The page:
Tuesday, January 06, 2009

Did so much e-mailing, my server has locked me out! With 8 msgs in the outbox! Wah!

Monday, January 05, 2009

Catholic Writers Conference Online--register by Jan 15!

Hi, folks!

Just a reminder that the second annual Catholic Writers’ Conference Online will be held February 2-9, 2009. The online conference is free of charge and open to writers of all levels who register by January 15.

This year's conference boasts 60 presentations with over 40 editors and writing professionals from all over the country presenting. Editors on this year’s faculty include Brian Saint-Paul (, Ami McConnell (Thomas Nelson Publishers), Susan Brinkman (Canticle Magazine), diocesan newspaper editor Kyle Eller, and Sister Maria Grace (Pauline Books & Media). Lea Schizas, Terri Main, Frank Creed, Karina Fabian, Devon Ellington, Mark Shea, Melanie Rigney, Michelle Buckman, and Tom Grace will also be presenting in their areas of expertise.

Workshops include: writing humor, worldbuilding, characterization, idea generation, writing devotions, writing and canon law, the business of writing, editing your manuscripts, crossing genres, virtual book tours, selling yourself and your works, and more.

In addition, at least five publishers will be holding pitch sessions, including Loyola, Pauline, Twenty-Third Publications and Our Sunday Visitor. (Pitch sessions require separate registration and authors must ensure their work meets the requirements of the publisher.)

This is open to all writers, but we ask that you respect our faith. Anyone using this conference as an opportunity to troll, argue or "evangelize" will be removed.

Registration closes January 15. Although the conference is offered free of charge, donations are accepted; proceeds will go toward future conferences. To register or for more information, go to

Karina Fabian
Catholic Writers Conference--online and FREE! All welcome; respect our faith. Feb 2-9 Register by Jan 15

Thursday, January 01, 2009

2009 Goals: Making and Sharing

Happy New Year!

Did you make some resolutions? I did.
--Lose weight and gain strength
--Get contracts on two books
--Sell some stories and thousands of books
--Develop a big fan base for DragonEye, PI
--Get the many projects in the Catholic Writers Guild running smoothly

Resolutions are easy. Making them come true--that's hard.

The only way to do that is to make goals. A lot of people make goals, but how many of us meet them? Perhaps the problem is not in our effort but in the goal itself.

When I was in the military, they taught us the key to making goals is that they have to be realistic, measurable and specific. Based on that, I might then change a resolution from "develop a big DragonEye, PI fan base" to "have 200 people registered on the DragonEye,PI website."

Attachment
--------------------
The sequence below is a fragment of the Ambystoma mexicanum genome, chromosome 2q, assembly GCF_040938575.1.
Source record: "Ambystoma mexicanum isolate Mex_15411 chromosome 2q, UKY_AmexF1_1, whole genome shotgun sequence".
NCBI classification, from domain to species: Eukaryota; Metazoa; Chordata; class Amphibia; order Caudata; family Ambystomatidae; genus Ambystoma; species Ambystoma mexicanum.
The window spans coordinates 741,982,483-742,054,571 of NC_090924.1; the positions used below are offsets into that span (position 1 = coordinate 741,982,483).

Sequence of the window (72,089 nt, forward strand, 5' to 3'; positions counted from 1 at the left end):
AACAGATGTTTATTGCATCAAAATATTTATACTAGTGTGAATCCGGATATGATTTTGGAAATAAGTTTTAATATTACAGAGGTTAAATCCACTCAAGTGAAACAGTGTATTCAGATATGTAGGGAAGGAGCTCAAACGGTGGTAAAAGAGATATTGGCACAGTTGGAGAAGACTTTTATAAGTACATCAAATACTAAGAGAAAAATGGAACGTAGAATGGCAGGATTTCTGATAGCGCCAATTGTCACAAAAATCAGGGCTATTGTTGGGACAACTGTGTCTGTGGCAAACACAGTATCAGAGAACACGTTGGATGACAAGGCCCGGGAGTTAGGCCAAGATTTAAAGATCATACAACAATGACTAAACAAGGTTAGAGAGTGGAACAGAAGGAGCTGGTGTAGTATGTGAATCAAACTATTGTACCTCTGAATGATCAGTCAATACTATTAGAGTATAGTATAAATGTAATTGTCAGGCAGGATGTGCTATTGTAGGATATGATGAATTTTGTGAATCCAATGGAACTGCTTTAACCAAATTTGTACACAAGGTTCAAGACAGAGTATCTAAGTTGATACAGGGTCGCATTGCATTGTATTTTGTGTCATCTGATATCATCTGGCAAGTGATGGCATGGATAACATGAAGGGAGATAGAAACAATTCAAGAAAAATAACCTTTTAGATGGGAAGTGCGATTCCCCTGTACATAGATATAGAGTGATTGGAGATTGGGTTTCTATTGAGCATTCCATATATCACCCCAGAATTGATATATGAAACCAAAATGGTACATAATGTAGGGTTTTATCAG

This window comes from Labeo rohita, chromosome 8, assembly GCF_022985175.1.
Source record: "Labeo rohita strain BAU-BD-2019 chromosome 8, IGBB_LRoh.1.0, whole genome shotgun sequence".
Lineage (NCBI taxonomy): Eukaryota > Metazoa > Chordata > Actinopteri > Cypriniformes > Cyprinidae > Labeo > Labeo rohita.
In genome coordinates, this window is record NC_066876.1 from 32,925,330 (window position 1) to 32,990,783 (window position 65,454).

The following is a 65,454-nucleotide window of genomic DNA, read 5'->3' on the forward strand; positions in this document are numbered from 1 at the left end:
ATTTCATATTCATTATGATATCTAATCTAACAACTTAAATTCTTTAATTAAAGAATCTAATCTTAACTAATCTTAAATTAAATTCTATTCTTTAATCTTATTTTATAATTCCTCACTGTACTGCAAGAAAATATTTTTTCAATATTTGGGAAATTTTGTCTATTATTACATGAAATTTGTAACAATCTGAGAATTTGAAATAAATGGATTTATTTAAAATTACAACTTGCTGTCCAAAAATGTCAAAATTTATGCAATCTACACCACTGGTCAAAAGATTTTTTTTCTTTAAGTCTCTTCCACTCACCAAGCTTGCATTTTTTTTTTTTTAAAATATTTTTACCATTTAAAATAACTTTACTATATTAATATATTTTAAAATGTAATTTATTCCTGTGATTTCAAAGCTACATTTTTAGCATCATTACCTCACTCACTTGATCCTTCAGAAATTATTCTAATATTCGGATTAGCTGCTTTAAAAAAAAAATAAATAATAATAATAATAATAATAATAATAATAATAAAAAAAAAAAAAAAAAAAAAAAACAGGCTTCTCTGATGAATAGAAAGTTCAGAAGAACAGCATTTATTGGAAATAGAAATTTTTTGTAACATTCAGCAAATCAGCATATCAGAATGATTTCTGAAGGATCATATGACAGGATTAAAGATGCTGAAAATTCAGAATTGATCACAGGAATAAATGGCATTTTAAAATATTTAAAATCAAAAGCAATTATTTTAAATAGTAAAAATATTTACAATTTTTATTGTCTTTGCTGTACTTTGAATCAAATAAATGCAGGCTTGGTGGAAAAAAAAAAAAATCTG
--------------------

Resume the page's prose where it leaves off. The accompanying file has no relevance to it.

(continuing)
However, that's still not really a goal. Why? Because it depends on other people. After all, I can work and work to get contracts on my Miscria novel, but if it's wrong for the market, or the publisher has a big backlog, or there's some (eek) fatal flaw in the manuscript I can't see and no one's taken time or energy to tell me about, then I'll never meet the goal no matter how hard I try.

Goals need to be something you can achieve, on your own. You want your goals to work for a desired result that may depend on others, but the success comes from doing what you can do.

With that in mind, here are my 2009 goals:

1. Publish 6 DragonEye, PI newsletters.
2. Publish 4 issues of Faith-Filled Fiction.
3. Sell 4 stories via my dragoneyepi website.
4. Submit ISIG II to publisher (Jan 5)
5. Submit proposal for Discovery (end of Jan)
6. Finish Discovery (end of March)
7. Write next DragonEye, PI novel (end of November)
8. Set up a better system for reminding CWG officers and project heads about their duties so that more gets accomplished this year.
9. Contact 50 university and 50 high school markets about ISIG I.
10. Write an article about using SF for teaching morals and theology and submit to homeschool mags.
11. Make a new workshop for MuseCon.
12. Write chapter on Internet Marketing for book (mid Feb deadline! eek!)
13. Lose 20 pounds by working out on the elliptical 4 times a week and cutting down snacks to one a day.
14. Submit Miscria to at least four publishers or agents
15. Submit at least 6 stories to magazines.

What are your goals for 2009? Share a couple with me.

I'm pleased to announce that the latest issue of Wayfarer's Journal has my sci-fi story, "Code Seven. Check it out online!

If you'd like to get the DragonEye, PI newsletter, be sure to register on the website: I'm posting the first issue tomorrow!